Undeterred by this minor disappointment, Julius Ayuk Tabe returned to Cameroun in 1990 and was among the pioneer badge of PhD students at the Yaoundé Polytechnic in 1991. His authoritative and attractive academic achievements in the United Kingdom meant that he didn’t have to take long to enter the job market.


He was employed as a Systems Analyst and a software developer at the National Electricity Corporation (SONEL) at its Douala office in 1991. While in his forte, he joined a team that designed a major part of the customer billing application which was deployed throughout Cameroon. He said “when I joined SONEL, the cashier systems were almost completely manual. Computers were only used in cashier operations in Douala, Yaoundé, Garoua and Victoria. In my first years at the corporation, a team of young engineers and I developed computer applications throughout the nation.”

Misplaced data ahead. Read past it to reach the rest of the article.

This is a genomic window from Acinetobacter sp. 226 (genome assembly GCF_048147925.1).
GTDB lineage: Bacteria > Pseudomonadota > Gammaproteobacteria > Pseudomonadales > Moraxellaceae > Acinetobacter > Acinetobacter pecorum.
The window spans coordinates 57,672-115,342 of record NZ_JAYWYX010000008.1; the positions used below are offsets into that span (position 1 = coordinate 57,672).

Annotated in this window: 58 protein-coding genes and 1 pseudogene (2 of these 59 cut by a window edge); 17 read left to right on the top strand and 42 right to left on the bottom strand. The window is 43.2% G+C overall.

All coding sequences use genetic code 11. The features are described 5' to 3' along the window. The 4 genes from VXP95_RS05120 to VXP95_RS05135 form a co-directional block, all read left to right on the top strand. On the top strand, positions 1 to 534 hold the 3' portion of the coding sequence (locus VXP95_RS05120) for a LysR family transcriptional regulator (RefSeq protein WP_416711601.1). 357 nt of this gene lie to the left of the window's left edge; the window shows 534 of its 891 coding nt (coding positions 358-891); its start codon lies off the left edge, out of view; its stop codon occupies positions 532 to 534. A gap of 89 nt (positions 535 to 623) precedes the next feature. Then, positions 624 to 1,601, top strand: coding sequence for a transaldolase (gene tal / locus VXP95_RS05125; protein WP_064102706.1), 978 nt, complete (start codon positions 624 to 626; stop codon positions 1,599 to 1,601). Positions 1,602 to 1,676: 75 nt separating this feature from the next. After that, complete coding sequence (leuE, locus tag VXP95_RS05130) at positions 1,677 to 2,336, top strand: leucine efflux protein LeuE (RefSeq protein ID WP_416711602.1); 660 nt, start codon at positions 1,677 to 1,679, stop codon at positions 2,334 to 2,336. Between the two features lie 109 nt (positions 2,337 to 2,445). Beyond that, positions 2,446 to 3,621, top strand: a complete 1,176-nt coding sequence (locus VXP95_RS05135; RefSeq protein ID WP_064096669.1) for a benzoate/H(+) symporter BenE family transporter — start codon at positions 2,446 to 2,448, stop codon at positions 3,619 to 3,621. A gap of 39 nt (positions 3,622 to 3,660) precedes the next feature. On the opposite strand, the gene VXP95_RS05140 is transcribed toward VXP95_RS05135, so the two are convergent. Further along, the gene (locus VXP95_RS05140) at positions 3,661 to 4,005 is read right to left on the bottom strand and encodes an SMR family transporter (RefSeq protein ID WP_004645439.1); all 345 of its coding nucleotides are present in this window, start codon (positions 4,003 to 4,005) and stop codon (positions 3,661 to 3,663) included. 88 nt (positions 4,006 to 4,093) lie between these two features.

As the years passed at SONEL, he moved from application developer to the customer service and distribution arm of the business. He moved to Yaoundé where he was the head of the Sales and Marketing Division. He was later promoted to Delegate of the Adamawa province and transferred to Ngaoundere.


It was during his time at SONEL Douala that Julius Ayuk Tabe performed one of the most under-reported charitable duties ever undertaken by a Southern Cameroonian. It’s worth recalling that the creation of the GCE Board by the French Cameroun government in 1993 was part of this familiar battle of oppression. The people of Southern Cameroons demonstrated for days in front of the Ministry of Education in Yaoundé before the institution was reluctantly created by Dr Mbella Mbappe’s ministerial decree and the French Cameroun regime. It was thus understood that there would be no adequate allocated finances and material resources to the GCE Board. For the GCE Board to succeed, Mr Ayuk Tabe volunteered his services.